The Helvetia Mine began in 1890. Adrian Iselin established the Helvetia Coal Mining Co. and named the town, constructed for the miners, as Helvetia, an ancient name for his home country, Switzerland.
Adrian Iselin Jr., became the overseer and 62 double houses, 10 single houses, a company store and two churches were eventually built.
The coal was moved underground to the entrance of the mine and to the railroad by mules. The mules were kept in a barn above the mine, which became the Amos Haag farm and pastured between the barn and the mine.
The farm and the barn still remain in the Haag family, but the mules were replaced with motorized equipment.
The mine was one of the best-producing mines of the Buffalo, Rochester & Pittsburg Coal & Iron Co. But without any warning, a notice was posted at the mine that it would close on the afternoon of Feb. 25, 1954. The miners did not know until they came to work that morning. The notice said:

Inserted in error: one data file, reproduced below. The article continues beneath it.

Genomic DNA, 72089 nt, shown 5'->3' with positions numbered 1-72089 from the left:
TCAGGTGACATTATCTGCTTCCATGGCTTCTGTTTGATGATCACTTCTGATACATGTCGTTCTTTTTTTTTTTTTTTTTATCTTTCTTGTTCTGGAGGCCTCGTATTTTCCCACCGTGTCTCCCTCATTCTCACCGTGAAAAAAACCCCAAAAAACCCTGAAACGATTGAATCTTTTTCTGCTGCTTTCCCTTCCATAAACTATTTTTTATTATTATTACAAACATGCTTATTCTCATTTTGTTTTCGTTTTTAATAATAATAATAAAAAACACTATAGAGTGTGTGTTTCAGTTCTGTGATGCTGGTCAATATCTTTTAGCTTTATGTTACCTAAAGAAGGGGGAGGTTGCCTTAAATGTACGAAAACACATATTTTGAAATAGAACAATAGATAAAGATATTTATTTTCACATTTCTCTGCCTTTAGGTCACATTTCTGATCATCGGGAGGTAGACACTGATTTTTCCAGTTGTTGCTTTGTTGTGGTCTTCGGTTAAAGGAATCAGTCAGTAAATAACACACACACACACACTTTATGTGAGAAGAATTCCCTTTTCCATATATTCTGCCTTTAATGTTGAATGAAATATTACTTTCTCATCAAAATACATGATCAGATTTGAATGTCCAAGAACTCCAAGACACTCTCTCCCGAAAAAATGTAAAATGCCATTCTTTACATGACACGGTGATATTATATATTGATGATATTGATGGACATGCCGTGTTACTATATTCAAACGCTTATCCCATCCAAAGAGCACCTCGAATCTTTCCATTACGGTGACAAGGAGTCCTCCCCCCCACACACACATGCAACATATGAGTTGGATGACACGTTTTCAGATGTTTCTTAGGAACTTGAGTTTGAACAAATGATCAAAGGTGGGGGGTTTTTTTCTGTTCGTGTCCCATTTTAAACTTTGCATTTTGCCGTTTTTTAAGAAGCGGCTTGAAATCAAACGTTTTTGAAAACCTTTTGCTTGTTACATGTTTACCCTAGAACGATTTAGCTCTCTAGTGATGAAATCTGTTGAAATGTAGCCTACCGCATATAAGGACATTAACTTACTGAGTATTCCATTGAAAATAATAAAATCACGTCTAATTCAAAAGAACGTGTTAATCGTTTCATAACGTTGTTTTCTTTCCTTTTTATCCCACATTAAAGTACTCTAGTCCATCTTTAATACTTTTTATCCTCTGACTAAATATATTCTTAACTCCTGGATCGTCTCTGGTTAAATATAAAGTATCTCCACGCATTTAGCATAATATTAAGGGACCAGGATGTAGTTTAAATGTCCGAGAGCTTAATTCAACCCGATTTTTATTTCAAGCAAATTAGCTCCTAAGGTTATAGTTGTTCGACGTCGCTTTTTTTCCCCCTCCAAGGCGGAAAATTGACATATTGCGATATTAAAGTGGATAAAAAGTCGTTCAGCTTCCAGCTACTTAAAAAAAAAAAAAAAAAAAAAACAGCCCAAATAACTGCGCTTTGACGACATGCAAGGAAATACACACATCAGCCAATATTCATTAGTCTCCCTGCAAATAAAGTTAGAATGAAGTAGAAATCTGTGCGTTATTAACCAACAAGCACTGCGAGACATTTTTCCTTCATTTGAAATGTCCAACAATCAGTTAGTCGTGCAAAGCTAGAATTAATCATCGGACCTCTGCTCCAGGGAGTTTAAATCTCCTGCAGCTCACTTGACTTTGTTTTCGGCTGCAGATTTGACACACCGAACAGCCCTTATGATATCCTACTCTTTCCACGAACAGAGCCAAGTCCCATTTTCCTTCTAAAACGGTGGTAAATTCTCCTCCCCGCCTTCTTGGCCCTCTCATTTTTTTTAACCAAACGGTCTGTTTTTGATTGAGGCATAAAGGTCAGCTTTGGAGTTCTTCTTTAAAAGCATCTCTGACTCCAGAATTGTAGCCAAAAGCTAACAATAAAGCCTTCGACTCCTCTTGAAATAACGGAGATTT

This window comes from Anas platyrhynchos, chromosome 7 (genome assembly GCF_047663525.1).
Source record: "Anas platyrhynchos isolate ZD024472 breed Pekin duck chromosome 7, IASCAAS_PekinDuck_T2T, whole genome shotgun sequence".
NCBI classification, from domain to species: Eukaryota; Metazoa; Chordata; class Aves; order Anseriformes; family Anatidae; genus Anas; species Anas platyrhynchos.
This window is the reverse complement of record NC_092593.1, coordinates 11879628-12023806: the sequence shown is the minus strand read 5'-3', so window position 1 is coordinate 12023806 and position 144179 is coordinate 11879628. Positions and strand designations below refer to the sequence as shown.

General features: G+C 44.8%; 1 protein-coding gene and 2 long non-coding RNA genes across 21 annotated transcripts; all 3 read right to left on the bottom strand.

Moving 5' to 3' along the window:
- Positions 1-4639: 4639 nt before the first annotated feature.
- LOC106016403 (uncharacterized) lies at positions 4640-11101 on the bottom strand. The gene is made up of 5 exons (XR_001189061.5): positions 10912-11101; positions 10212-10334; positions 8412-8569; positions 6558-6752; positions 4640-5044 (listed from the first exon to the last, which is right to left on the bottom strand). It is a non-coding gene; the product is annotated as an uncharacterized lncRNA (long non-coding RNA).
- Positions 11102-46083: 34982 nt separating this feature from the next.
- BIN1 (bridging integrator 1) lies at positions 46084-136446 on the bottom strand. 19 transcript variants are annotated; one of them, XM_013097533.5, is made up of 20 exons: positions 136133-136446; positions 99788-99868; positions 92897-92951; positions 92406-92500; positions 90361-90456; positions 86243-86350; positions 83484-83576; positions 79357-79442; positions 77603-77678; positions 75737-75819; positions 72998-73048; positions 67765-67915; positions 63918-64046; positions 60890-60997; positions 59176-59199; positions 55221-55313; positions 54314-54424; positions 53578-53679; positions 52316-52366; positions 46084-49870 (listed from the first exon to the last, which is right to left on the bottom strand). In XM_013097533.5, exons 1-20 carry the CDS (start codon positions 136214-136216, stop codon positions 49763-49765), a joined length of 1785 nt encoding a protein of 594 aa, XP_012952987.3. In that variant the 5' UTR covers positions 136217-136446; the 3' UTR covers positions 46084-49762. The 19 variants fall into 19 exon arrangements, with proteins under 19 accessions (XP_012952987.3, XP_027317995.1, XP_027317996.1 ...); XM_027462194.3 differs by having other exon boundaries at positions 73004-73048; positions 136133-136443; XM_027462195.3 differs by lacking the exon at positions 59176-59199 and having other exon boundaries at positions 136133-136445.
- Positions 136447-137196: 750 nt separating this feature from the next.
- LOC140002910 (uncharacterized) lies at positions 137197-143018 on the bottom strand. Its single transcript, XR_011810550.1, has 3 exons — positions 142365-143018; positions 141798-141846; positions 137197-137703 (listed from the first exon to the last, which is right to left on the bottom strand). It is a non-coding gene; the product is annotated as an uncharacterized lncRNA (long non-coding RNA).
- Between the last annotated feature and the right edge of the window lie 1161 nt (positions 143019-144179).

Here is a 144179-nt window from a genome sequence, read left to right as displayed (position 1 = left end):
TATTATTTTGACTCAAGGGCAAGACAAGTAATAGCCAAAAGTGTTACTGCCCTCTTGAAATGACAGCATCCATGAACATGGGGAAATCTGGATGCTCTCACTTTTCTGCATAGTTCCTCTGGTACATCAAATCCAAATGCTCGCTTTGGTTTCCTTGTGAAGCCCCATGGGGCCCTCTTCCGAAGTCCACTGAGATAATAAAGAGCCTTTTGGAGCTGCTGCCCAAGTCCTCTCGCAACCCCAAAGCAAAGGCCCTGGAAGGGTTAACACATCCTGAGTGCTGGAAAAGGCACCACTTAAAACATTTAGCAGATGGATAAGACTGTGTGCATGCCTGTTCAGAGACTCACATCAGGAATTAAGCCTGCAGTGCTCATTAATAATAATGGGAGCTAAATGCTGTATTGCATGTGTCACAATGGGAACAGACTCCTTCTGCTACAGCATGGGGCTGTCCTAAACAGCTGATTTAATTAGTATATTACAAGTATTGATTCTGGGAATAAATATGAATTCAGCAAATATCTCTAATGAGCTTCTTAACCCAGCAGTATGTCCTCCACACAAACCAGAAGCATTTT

“The Helvetia mine will be abandoned on Thursday, Feb. 25, and all personnel will then cease to be employees of this company, except those notified of their retention for the purpose of closing down.”
“After 60 years of operations in the Helvetia area, the management of this company reluctantly abandons the operation, because of the high production costs, coupled with the unreasonable competitive freight rate differentials.”
That was how 175 men learned that they no longer had a job there and it was the beginning of the end for the town of Helvetia.